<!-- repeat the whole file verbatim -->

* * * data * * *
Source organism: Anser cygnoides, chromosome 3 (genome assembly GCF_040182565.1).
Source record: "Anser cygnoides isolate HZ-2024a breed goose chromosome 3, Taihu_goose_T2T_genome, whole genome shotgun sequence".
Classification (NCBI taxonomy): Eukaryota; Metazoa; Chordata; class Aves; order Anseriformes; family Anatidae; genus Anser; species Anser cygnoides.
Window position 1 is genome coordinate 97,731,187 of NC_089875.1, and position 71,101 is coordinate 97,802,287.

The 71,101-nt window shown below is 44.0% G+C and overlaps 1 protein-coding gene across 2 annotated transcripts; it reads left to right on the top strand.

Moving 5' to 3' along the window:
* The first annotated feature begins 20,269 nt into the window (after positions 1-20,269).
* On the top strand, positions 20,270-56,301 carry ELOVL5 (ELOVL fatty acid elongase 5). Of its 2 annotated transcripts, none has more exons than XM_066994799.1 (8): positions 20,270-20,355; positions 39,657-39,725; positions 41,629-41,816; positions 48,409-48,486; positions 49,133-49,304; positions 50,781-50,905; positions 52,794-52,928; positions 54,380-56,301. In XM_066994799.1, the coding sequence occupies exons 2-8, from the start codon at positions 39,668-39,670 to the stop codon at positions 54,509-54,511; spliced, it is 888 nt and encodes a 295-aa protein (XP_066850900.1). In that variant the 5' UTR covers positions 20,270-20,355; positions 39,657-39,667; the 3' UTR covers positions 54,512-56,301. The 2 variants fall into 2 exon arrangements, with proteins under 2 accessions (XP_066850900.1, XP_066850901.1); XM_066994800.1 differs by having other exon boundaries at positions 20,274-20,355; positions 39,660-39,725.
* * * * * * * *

Source organism: Anser cygnoides, chromosome 3 (genome assembly GCF_040182565.1).
Source record: "Anser cygnoides isolate HZ-2024a breed goose chromosome 3, Taihu_goose_T2T_genome, whole genome shotgun sequence".
Classification (NCBI taxonomy): Eukaryota; Metazoa; Chordata; class Aves; order Anseriformes; family Anatidae; genus Anser; species Anser cygnoides.
Window position 1 is genome coordinate 97,731,187 of NC_089875.1, and position 71,101 is coordinate 97,802,287.

The 71,101-nt window shown below is 44.0% G+C and overlaps 1 protein-coding gene across 2 annotated transcripts; it reads left to right on the top strand.

Moving 5' to 3' along the window:
* The first annotated feature begins 20,269 nt into the window (after positions 1-20,269).
* On the top strand, positions 20,270-56,301 carry ELOVL5 (ELOVL fatty acid elongase 5). Of its 2 annotated transcripts, none has more exons than XM_066994799.1 (8): positions 20,270-20,355; positions 39,657-39,725; positions 41,629-41,816; positions 48,409-48,486; positions 49,133-49,304; positions 50,781-50,905; positions 52,794-52,928; positions 54,380-56,301. In XM_066994799.1, the coding sequence occupies exons 2-8, from the start codon at positions 39,668-39,670 to the stop codon at positions 54,509-54,511; spliced, it is 888 nt and encodes a 295-aa protein (XP_066850900.1). In that variant the 5' UTR covers positions 20,270-20,355; positions 39,657-39,667; the 3' UTR covers positions 54,512-56,301. The 2 variants fall into 2 exon arrangements, with proteins under 2 accessions (XP_066850900.1, XP_066850901.1); XM_066994800.1 differs by having other exon boundaries at positions 20,274-20,355; positions 39,660-39,725.